Stack Overflow is a community of 4.7 million programmers, just like you, helping each other.

Join them; it only takes a minute:

Sign up
Join the Stack Overflow community to:
  1. Ask programming questions
  2. Answer and help your peers
  3. Get recognized for your expertise

I'm wondering if Microsofts SSE intrinsics are a little different than the norm because I tried compiling this code with GCC with flags -msse -msse2 -msse3 -msse4

#include <stdio.h>
#include <smmintrin.h>

int main ()
{
    __m128i a, b;

    a.m128i_u64[0] = 0x000000000000000;
    b.m128i_u64[0] = 0xFFFFFFFFFFFFFFF;

    a.m128i_u64[1] = 0x000000000000000;
    b.m128i_u64[1] = 0x000000000000000;

    int res1 = _mm_testnzc_si128(a, b);

    a.m128i_u64[0] = 0x000000000000001;

    int res2 = _mm_testnzc_si128(a, b);

    printf_s("First result should be 0: %d\nSecond result should be 1: %d\n",
                res1, res2);

    return 0;
}

and it gave me the following errors:

sse_test_not_zero.c||In function 'main':|
sse_test_not_zero.c|8|error: request for member 'm128i_u64' in something not a structure or union|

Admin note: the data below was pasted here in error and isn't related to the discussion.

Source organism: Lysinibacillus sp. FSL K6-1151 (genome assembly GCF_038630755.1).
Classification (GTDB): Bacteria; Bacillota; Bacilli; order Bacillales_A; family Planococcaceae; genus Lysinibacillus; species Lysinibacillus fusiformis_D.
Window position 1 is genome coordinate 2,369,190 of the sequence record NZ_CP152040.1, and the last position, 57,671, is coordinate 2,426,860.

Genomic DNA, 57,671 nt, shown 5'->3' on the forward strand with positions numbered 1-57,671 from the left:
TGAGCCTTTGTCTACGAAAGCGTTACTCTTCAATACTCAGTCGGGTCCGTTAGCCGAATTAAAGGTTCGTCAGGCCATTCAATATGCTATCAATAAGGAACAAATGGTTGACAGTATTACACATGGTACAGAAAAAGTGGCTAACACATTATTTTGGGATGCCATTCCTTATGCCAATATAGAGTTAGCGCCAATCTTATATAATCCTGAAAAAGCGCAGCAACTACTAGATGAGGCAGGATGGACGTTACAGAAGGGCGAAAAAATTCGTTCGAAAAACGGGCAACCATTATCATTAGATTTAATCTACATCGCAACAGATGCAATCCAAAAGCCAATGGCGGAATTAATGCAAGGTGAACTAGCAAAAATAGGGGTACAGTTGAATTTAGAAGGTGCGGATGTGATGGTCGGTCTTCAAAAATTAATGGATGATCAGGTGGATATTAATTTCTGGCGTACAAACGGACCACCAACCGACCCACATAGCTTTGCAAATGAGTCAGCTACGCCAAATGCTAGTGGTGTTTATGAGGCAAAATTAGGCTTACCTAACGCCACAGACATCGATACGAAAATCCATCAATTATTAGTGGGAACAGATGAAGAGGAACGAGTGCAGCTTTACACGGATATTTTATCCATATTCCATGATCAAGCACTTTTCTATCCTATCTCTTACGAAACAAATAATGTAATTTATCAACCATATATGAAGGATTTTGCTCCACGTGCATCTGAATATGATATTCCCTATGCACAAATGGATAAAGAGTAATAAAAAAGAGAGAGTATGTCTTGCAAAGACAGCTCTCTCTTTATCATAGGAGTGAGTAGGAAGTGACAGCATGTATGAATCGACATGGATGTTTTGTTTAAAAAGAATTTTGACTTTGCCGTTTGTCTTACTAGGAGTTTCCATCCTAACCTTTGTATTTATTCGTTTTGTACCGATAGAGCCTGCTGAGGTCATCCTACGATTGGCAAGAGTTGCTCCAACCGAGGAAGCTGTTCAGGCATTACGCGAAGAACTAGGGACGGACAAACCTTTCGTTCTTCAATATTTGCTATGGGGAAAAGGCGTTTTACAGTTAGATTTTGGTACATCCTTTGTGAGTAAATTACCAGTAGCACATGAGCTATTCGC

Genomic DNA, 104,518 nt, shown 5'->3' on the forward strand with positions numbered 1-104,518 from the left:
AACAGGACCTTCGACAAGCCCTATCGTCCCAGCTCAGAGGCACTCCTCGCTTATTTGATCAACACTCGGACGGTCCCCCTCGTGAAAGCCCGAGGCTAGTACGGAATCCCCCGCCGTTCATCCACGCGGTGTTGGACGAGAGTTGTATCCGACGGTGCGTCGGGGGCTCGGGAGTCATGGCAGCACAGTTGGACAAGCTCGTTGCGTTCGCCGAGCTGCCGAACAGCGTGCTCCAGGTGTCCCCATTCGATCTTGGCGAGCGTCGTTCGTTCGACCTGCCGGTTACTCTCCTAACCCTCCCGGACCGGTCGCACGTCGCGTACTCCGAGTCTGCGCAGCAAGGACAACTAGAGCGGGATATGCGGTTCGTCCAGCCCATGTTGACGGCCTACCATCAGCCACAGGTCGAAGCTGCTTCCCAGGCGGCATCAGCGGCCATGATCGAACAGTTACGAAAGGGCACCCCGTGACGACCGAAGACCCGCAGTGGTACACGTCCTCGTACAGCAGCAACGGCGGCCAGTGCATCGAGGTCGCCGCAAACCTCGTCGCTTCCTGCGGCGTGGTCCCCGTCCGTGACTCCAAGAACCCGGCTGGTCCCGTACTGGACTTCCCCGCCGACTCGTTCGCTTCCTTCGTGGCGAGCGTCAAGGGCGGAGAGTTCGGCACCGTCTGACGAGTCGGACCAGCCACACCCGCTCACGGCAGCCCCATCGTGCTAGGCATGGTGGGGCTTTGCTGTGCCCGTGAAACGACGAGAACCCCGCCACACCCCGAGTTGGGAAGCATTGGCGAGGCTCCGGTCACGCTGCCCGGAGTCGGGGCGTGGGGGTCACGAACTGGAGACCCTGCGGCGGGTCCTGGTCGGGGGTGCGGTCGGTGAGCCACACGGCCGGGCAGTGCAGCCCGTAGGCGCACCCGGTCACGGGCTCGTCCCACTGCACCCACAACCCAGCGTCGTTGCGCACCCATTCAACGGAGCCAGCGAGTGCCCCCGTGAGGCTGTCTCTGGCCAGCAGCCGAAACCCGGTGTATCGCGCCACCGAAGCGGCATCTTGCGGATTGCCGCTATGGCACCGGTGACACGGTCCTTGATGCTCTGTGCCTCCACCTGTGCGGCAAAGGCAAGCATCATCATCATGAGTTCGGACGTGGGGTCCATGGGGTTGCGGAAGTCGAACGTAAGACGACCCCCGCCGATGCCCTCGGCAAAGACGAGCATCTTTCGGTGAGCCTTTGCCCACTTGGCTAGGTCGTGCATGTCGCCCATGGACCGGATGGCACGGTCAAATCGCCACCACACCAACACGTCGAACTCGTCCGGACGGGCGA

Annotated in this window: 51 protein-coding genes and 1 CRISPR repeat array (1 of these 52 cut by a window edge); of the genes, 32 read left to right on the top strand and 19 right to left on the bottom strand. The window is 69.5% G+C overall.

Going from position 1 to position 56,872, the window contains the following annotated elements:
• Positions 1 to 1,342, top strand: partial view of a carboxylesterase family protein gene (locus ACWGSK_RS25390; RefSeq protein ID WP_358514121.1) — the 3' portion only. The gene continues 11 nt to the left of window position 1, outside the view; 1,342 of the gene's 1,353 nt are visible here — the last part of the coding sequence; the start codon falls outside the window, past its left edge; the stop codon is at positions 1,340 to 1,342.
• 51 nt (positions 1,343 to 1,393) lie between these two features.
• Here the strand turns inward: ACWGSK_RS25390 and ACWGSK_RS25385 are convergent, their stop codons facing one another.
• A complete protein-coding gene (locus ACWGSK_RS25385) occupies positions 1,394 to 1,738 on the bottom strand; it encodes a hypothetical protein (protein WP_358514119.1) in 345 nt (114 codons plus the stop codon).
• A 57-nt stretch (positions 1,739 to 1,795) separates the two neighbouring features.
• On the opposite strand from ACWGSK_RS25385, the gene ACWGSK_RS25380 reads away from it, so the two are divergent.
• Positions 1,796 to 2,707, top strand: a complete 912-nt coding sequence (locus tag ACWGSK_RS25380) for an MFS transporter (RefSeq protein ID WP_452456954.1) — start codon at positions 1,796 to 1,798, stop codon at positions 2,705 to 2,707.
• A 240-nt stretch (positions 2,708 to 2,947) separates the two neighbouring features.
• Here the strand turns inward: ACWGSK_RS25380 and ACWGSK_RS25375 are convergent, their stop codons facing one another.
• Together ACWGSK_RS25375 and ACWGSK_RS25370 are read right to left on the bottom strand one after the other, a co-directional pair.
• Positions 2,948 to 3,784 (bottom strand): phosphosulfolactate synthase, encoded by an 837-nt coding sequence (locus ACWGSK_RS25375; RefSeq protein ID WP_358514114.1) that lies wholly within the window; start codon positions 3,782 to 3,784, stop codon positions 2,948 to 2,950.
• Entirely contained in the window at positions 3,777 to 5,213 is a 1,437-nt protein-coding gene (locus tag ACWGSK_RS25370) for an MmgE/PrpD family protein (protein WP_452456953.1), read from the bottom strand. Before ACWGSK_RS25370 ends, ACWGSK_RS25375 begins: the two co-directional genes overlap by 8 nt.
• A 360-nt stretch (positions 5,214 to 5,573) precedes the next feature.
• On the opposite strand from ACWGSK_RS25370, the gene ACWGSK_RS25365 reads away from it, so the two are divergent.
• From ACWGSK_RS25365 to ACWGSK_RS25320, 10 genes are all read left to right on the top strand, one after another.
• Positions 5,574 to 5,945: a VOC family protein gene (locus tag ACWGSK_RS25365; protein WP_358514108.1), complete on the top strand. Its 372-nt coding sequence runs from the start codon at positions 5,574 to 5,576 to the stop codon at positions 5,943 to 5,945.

sse_test_not_zero.c|9|error: request for member 'm128i_u64' in something not a structure or union|
sse_test_not_zero.c|9|warning: integer constant is too large for 'long' type|
sse_test_not_zero.c|11|error: request for member 'm128i_u64' in something not a structure or union|
sse_test_not_zero.c|12|error: request for member 'm128i_u64' in something not a structure or union|
sse_test_not_zero.c|16|error: request for member 'm128i_u64' in something not a structure or union|
sse_test_not_zero.c|20|warning: implicit declaration of function 'printf_s'|

It seems to me that I need to create struct for __m128i although there might be a better solution to this problem if someone else knows of one.

share|improve this question
up vote 2 down vote accepted

The definition of SSE types such as __m128i is different in Microsoft-land than in the rest of the world. If you want to write portable SSE code then stick with the intrinsics that are common to all platforms and don't make any assumptions about how the SSE vector types are defined (i.e. treat them as more-or-less opaque data types). You can implement the code in your question just using appropriate _mm_set_xxx intrinsics.

share|improve this answer
1  
This is yet another reason I give the finger to Microsoft. By the way their land is eroding. – user2555139 Jul 7 '13 at 21:53
    
@user2555139: Microsoft has much fewer extensions than GNU for vectors, so your comment is a bit strange. – Marc Glisse Jul 8 '13 at 13:04

Your Answer

 
discard

By posting your answer, you agree to the privacy policy and terms of service.

Not the answer you're looking for? Browse other questions tagged or ask your own question.